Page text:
The majority of Kosovo’s energy comes from lignite, and a new plant is being planned (despite potential problems with the European Union). Communities must invest in renewables, which can help revitalize local economies, increase democratic participation, and improve the environment. Jasminka Young explains.
The energy transition is not effective unless it can be a just transition, which provides for its communities. Nora Löhle explores how some German communities have worked together to keep jobs and pride in their area after coal is phased out.
The whole of Finland is now buzzing about bioeconomy. The Finnish bioeconomy strategy defines bioeconomy as an economy which uses renewable natural resources when producing food, energy, products and services. The strategy also states that through developing bioeconomy, Finland will create economic growth and new jobs while also securing the diversity of the natural ecosystem. Tanja Häyrynen explains.
Oxford County, Ontario, has just opened a wind farm as part of a project to go 100% renewables for electricity and heat. Craig Morris visited the project, which could become a role model for the entire country.
Mark Stevenson introduces a progressive movement everyone can sign up to: the energy democracy.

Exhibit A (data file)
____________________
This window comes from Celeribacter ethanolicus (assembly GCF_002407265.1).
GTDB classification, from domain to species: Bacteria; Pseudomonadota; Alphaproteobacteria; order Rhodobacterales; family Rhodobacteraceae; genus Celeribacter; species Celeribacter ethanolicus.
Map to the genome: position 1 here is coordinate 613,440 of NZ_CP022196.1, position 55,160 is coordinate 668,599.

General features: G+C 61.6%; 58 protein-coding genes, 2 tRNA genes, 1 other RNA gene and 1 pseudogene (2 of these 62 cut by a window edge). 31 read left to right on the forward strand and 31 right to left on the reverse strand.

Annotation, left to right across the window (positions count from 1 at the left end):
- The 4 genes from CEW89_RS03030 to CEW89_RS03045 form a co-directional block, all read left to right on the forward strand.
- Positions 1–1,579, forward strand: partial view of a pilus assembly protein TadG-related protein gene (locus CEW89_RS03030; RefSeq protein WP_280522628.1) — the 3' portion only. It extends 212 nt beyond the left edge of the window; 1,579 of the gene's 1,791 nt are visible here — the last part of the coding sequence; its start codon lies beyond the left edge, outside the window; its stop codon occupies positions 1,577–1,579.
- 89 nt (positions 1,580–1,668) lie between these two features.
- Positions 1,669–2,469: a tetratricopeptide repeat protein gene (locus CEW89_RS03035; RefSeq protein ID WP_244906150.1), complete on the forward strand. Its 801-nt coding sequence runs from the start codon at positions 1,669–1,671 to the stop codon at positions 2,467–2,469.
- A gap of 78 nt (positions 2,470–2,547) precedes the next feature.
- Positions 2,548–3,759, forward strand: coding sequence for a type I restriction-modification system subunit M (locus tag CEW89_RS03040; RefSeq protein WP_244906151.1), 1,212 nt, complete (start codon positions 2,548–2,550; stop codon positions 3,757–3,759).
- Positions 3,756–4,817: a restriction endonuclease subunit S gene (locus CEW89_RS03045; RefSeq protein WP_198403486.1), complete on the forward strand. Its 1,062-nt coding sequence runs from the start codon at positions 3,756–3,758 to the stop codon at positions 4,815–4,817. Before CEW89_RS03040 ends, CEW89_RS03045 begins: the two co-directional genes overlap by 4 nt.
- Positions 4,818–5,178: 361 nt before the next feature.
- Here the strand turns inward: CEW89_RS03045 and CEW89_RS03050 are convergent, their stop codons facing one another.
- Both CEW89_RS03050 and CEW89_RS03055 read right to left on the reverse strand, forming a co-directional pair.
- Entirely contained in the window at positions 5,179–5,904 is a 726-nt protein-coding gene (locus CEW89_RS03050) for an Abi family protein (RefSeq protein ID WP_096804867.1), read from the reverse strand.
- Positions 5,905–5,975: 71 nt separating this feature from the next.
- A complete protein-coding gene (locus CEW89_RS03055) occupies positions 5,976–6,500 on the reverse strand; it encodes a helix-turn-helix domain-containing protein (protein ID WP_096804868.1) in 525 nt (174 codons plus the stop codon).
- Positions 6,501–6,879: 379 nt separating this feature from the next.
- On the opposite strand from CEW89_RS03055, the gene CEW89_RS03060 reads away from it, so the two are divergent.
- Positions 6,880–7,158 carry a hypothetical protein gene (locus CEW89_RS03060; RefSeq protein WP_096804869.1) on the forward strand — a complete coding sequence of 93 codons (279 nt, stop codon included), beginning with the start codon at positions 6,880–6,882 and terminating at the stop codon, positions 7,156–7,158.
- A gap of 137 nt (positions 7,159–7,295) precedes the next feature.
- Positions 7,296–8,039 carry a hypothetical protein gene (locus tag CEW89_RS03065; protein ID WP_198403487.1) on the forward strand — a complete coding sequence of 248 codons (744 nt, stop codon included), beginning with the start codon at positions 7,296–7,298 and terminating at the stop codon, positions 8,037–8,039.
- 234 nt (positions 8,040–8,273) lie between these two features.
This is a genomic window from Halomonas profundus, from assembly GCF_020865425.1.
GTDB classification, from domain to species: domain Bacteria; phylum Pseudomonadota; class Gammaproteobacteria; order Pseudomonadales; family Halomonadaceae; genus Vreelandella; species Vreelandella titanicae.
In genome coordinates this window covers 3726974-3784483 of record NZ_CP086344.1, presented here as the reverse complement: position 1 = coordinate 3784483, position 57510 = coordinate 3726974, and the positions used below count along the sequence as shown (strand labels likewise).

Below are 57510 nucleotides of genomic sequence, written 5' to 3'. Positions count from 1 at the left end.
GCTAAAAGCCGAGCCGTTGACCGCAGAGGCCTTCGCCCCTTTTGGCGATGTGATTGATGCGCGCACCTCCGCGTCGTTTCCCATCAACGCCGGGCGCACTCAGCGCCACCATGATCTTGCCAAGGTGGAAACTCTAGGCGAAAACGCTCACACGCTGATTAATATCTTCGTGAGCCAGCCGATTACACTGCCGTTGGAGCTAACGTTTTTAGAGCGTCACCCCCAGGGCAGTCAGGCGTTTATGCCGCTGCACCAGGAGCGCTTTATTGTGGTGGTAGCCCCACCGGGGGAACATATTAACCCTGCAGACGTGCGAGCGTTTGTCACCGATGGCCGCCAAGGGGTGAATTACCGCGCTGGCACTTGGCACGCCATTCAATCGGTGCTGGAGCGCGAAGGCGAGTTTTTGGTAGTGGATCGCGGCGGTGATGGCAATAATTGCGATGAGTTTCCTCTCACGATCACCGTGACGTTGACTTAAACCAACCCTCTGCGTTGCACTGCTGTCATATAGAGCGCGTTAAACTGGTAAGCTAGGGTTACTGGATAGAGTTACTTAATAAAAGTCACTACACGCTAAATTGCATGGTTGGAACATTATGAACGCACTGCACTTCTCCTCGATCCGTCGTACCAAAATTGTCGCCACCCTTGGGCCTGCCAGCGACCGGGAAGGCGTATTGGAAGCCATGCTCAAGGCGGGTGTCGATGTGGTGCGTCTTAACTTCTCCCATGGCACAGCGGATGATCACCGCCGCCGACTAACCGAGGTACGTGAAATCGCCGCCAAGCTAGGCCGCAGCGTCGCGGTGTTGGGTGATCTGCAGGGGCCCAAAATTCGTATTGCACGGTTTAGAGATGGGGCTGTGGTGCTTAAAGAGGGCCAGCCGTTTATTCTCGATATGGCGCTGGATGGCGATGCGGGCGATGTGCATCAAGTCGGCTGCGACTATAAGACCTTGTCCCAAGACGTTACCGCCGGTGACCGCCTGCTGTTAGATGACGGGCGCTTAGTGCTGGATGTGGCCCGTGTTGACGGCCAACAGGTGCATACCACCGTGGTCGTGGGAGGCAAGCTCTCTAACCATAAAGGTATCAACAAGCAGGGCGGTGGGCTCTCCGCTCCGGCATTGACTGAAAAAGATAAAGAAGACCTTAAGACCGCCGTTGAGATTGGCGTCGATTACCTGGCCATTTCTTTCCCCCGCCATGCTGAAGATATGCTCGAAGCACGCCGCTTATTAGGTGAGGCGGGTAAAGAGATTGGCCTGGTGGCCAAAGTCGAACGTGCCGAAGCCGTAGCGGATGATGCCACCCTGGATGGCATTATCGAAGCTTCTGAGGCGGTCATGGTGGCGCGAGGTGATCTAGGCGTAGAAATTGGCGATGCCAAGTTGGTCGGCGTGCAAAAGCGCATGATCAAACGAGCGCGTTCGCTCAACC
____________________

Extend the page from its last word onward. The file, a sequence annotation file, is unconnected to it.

Donald Trump will be the next US president. For too long, climate campaigners focused on policies and technical fixes. It’s time to start listening to the people affected again, rather than talking past them. A view from Germany by Craig Morris.
A new study conducted by consultancy CE Delft for four European NGOs finds that practically all households in the EU can play a role in the transition. Craig Morris takes a look.
Over the last ten years, Belgium has seen the share of renewables in its final energy consumption grow from 2% in 2005 to 8% in 2014. The country is still on track to meet its 2020 objective of 13%. However, because of political bad blood between the different regional and federal authorities, some doubts arise about whether or not Belgium can reach its overall goal. Michel Huart calls for an inter-federal energy vision and an effective collaboration between its different competent authorities.
It is often held that citizens get involved in energy coops in order to profit personally. That’s true, but it’s also overrated as a motive. Now, a new study puts the various reasons in context, and gives Craig Morris some hard data for what he says he already knew anecdotally from numerous such projects. The findings may surprise you—and the German government.
Will another coal plant ever be opened in Germany? Only one is currently in the pipeline officially, and it has almost been completed—and could be put into operation soon. So what’s the holdup? Craig Morris takes a look.